"Is it harder to shop effectively for a mortgage than for a car?"
Shopping for a car is child’s play compared to shopping for a mortgage.
Price features of mortgages must be verified: Price always depends on the features of the product or service being priced. These are easy to define on a car, consisting of the brand, model number, extras and accessories. A car buyer can specify these and obtain consistent price quotes from multiple dealers.
In contrast, the list of mortgage features that affect the price is long, and all features must be verified by the lender, which takes time. Lenders will not invest the time until a borrower applies for a loan, which means that the consumer must commit to the lender without being sure that the mortgage specs that the lender priced are correct.
For example, let’s say a borrower wants to refinance a $200,000 loan on a property she claims is worth $250,000. But if the appraisal comes back at $230,000, it is a different mortgage carrying a higher price.
The quoted price on mortgages may not be valid: There is only one price on a car, the one quoted by the dealer to a potential buyer.
On a mortgage, in contrast, there are posted prices and quoted prices. Posted prices are those the lender will commit to ("lock") on a loan to a borrower whose loan specs have been verified. Lenders deliver posted prices to their loan officer employees every day, and sometimes more frequently.
The quoted price is the price the loan officer quotes to the borrower. It might be the posted price, but could be higher or lower for strategic reasons, as explained below.
Borrowers cannot depend on mortgage price quotes: The price quoted by a car dealer is an offer to sell that will remain open indefinitely. This means that car purchasers can almost always finalize a purchase at the quoted price.
The price quoted by a mortgage loan officer, in contrast, is not an offer to lend and is not binding on the lender until it is locked. By that time, it will probably be different because mortgage prices are reset every day with the market. A mortgage borrower, therefore, cannot depend on a price quote.
The multiple abuses that pervade the mortgage market stem from these differences.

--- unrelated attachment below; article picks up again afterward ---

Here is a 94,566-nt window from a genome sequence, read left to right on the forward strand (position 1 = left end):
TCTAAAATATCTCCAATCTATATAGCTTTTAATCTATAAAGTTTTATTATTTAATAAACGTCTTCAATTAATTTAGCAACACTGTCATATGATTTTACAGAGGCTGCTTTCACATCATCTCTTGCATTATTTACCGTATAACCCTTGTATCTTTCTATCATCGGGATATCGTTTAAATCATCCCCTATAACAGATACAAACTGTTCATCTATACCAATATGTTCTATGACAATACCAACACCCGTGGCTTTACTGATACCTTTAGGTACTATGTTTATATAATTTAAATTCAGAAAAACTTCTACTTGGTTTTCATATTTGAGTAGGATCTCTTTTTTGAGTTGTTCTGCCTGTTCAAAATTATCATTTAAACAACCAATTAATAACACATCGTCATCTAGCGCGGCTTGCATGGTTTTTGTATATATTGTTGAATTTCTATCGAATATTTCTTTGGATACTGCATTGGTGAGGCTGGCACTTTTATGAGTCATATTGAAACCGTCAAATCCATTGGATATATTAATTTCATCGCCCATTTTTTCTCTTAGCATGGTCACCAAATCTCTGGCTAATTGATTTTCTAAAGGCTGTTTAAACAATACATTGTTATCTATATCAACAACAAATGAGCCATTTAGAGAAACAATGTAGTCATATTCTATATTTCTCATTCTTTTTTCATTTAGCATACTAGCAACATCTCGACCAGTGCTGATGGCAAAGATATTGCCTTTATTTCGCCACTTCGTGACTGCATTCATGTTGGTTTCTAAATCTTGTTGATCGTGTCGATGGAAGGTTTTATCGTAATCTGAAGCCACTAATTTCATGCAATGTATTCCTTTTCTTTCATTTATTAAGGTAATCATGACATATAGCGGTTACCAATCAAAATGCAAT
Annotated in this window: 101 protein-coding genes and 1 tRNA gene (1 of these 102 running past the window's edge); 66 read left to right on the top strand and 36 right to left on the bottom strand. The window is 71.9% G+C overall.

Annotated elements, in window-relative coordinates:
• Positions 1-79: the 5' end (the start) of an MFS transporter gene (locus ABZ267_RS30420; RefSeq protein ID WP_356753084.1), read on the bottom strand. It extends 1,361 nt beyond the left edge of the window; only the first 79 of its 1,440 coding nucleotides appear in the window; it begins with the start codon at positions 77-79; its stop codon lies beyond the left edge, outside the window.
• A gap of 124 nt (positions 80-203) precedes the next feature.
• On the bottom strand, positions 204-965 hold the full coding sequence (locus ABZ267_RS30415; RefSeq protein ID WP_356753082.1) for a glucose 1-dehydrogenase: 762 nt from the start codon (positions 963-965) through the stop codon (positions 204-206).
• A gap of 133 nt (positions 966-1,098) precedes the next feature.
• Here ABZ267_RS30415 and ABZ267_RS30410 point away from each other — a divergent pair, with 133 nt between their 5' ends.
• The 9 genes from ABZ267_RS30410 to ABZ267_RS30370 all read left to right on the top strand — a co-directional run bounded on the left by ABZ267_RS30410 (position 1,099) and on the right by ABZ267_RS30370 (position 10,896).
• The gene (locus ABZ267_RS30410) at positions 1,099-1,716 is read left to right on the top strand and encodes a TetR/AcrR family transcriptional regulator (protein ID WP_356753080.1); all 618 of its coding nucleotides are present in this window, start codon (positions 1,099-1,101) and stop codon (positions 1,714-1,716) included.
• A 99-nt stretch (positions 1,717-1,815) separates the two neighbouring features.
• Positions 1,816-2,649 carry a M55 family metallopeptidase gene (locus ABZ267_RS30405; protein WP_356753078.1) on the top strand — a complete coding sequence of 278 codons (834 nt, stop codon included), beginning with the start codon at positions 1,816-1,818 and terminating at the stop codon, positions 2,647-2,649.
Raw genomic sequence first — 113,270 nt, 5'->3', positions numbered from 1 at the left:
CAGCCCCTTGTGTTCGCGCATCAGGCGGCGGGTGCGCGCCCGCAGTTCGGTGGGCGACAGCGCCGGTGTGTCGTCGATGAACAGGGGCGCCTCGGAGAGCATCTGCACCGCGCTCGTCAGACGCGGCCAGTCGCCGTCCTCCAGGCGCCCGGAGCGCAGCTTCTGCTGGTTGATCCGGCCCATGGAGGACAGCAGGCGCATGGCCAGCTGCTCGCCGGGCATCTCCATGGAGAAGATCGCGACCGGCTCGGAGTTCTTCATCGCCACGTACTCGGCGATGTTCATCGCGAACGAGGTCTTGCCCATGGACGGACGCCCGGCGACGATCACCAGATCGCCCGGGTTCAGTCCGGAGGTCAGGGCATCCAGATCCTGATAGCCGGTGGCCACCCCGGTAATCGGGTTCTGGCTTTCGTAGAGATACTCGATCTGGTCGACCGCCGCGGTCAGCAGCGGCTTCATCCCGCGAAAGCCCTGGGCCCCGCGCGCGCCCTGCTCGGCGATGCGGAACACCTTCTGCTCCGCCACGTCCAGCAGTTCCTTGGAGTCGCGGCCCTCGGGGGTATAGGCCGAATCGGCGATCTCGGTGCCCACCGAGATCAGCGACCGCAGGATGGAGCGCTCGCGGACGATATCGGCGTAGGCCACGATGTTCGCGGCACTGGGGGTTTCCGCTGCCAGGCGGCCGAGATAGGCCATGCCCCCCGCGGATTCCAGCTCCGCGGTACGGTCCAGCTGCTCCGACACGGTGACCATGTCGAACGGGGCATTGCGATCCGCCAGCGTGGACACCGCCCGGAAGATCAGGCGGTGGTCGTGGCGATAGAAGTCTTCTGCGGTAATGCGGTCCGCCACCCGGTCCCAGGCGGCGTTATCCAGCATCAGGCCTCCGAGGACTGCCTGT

Mortgage spec abuse: Lenders can use changes in mortgage specs as a screen that allows them to extract a higher price from the borrower. The most common abuse of this type today is with property value, which usually requires an appraisal that takes days or weeks to complete.
In the example given above, where the appraisal comes in lower than the borrower’s estimate by enough to affect the price, the price will be raised. But the borrower typically will have no way of knowing whether the price increase is consistent with the lender’s posted prices, or whether it has been padded. And if the appraisal comes in higher than the borrower’s estimate by enough to reduce the price, the borrower won’t receive the benefit of it.
Lowballing: This is the practice of quoting a price well below the posted price, with the intent of snaring the buyer as a customer. Lowballing pervades the home mortgage market because lenders being compared to other lenders usually have no other way to distinguish themselves. Lowballers have many ways to explain the higher price borrowers inevitably face after they are committed.
Lock abuse: Borrowers who select a lender based on a price quote, even if that quote was the posted price at the time it was given, are vulnerable to lock abuse. This is the practice of exaggerating market price increases, and minimizing price decreases that occur between the time of the price quote and the time the price is locked.
Probably the most pervasive lock abuse is ignoring a market price decrease that occurs between the last time the borrower was quoted a price and the time the price is locked. In that case, borrowers receive the price of the earlier quote, which in most cases is the price they expected, rather than the lower posted price, which is the price they deserve.
All the abuses discussed above involve strategic deviations from lenders’ posted prices. Mortgage spec abuse means a price adjustment larger or smaller than the adjustment called for by the model used to calculate lender’s posted prices. A lowball price is one quoted to a shopper that is below the lender’s posted price. A lock abuse is a lock price that is above the lender’s posted price at that time.
None of these abuses are prevented by the mandatory disclosures contained in Truth in Lending or the Good Faith Estimate. The remedy is to provide mortgage borrowers with direct access to the posted prices of mortgage lenders. Stay tuned.
The writer is professor of finance emeritus at the Wharton School of the University of Pennsylvania. Comments and questions can be left at www.mtgprofessor.com.
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